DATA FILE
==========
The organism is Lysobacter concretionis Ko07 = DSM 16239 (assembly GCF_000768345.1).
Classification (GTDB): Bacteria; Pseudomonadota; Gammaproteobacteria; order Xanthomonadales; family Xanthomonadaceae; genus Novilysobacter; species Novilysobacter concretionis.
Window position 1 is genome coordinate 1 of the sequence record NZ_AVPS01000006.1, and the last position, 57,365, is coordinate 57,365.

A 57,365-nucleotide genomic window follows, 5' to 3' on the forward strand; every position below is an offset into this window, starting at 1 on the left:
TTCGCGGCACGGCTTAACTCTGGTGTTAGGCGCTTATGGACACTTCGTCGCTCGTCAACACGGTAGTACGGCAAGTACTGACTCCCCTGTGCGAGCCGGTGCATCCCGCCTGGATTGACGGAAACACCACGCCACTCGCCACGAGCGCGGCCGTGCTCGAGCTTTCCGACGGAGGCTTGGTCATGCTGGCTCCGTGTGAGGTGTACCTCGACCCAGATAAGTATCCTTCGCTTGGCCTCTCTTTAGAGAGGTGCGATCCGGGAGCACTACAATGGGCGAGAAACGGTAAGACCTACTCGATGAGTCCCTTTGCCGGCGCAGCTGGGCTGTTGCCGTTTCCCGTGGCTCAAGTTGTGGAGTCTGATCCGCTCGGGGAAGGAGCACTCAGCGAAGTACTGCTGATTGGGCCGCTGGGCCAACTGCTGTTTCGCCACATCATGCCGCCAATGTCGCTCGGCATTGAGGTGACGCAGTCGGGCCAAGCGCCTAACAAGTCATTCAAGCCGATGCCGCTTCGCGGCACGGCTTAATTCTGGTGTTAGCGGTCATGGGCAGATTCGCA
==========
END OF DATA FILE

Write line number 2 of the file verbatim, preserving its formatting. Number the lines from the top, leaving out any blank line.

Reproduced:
Classification (GTDB): Bacteria; Pseudomonadota; Gammaproteobacteria; order Xanthomonadales; family Xanthomonadaceae; genus Novilysobacter; species Novilysobacter concretionis.